Getting tips on where to eat or hike is helpful. Of course, all someone has to do is Google it to find out plenty of information, but it’s nice to know you can ask something specific and get an informed reply. Enjoying vicariously the trips taken by your Facebook friends is a definite plus, even when they think they’ve uncovered a “hidden” gem like Silves or Tavira. We have some friends who are major hikers and since we don’t even walk to the store any more, we get to experience the views through their eyes. Others of our friends are excellent photographers and some of their pictures are truly beautiful.
So, yes, there are problems – big problems – that we need to face up to (third and final pun.). The lid on the Pandora’s Box known as the Internet has not simply been lifted. The top is gone, blown away in the winds of change.
So, do I get tired sometimes of slightly out of focus photos of food? Of course I do (even in focus). And sometimes, just sometimes, when looking at some photos taken during a party, do I wonder why I wasn’t invited to that particular festive gathering? Of course I do. Do I receive posts espousing a particular political agenda? Yup, and have I even snoozed or, worse, “unfriended” someone because of the ideas they’re advocating? Indeed, I have.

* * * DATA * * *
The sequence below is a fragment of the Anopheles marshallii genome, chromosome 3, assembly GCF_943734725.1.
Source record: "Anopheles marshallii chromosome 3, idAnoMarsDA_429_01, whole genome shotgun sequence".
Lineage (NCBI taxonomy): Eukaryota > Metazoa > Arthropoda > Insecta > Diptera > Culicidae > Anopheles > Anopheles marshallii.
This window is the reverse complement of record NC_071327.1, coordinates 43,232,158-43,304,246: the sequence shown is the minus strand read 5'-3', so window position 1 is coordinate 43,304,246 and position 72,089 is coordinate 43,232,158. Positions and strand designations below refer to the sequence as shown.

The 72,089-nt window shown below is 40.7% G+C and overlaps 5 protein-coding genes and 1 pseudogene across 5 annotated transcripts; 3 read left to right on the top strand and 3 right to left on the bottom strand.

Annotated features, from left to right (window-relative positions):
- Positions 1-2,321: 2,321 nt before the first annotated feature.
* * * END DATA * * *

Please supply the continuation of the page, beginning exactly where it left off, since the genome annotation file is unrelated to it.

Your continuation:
I realise I’m in a bubble. I believe we all are. I also think that Facebook can be managed to a certain extent on the personal level. Maybe not with advertisements. I always report any ad that ever comes up. The Facebookers then ask for a reason, such as “misleading or a scam”, a box I often check. Now I’m going with “other”. The ads have not slowed down, much less disappeared, even though their algorithm should have told them by now that I am a deadbeat. So, maybe not adverts, but I do get to choose who I see posts from every day and if I don’t want to dwell on what’s being said, or reported, or claimed, or illustrated, or proposed, or demonstrated, or implied, then all I have to do is scroll on by.
My lovely wife and I recently adopted a rescue dog. I know that many fellow expats have also done the same. Ol’Pat would like to hear about any unusual, challenging or heart-warming experiences by members of the expat community when it comes to adopting a rescue dog for possible inclusion in a future column.
Please be advised that not every submission will necessarily be included. I reserve the right to choose, edit or combine, but I would love to hear from you guys. (In focus, cute photos will also be appreciated.)
Also please tell me about any kennels that you recommend and I’ll try to list them.
By Pat, the expat
For the previous 10 years, Pat lived in Panama which used to be rated above Portugal as a top retirement destination (but not any more), where he wrote a column for a tourist publication.